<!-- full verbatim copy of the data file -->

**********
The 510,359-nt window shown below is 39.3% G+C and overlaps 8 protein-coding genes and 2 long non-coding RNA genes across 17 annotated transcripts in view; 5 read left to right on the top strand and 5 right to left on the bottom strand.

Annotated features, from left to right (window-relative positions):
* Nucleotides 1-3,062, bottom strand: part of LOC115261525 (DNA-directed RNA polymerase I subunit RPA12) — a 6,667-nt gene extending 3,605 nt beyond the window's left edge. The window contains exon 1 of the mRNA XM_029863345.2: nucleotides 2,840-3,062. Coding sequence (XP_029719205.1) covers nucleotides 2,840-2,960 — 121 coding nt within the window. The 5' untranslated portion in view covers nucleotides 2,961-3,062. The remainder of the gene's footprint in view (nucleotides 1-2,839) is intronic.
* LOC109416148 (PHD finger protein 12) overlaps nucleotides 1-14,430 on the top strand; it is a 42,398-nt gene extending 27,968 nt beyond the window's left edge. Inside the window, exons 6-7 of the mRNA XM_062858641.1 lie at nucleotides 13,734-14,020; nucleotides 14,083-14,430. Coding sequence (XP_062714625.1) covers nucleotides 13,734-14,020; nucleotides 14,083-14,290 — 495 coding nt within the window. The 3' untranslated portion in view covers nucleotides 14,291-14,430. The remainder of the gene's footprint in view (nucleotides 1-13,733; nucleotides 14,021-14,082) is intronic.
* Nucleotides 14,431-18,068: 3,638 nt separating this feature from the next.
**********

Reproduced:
The 510,359-nt window shown below is 39.3% G+C and overlaps 8 protein-coding genes and 2 long non-coding RNA genes across 17 annotated transcripts in view; 5 read left to right on the top strand and 5 right to left on the bottom strand.

Annotated features, from left to right (window-relative positions):
* Nucleotides 1-3,062, bottom strand: part of LOC115261525 (DNA-directed RNA polymerase I subunit RPA12) — a 6,667-nt gene extending 3,605 nt beyond the window's left edge. The window contains exon 1 of the mRNA XM_029863345.2: nucleotides 2,840-3,062. Coding sequence (XP_029719205.1) covers nucleotides 2,840-2,960 — 121 coding nt within the window. The 5' untranslated portion in view covers nucleotides 2,961-3,062. The remainder of the gene's footprint in view (nucleotides 1-2,839) is intronic.
* LOC109416148 (PHD finger protein 12) overlaps nucleotides 1-14,430 on the top strand; it is a 42,398-nt gene extending 27,968 nt beyond the window's left edge. Inside the window, exons 6-7 of the mRNA XM_062858641.1 lie at nucleotides 13,734-14,020; nucleotides 14,083-14,430. Coding sequence (XP_062714625.1) covers nucleotides 13,734-14,020; nucleotides 14,083-14,290 — 495 coding nt within the window. The 3' untranslated portion in view covers nucleotides 14,291-14,430. The remainder of the gene's footprint in view (nucleotides 1-13,733; nucleotides 14,021-14,082) is intronic.
* Nucleotides 14,431-18,068: 3,638 nt separating this feature from the next.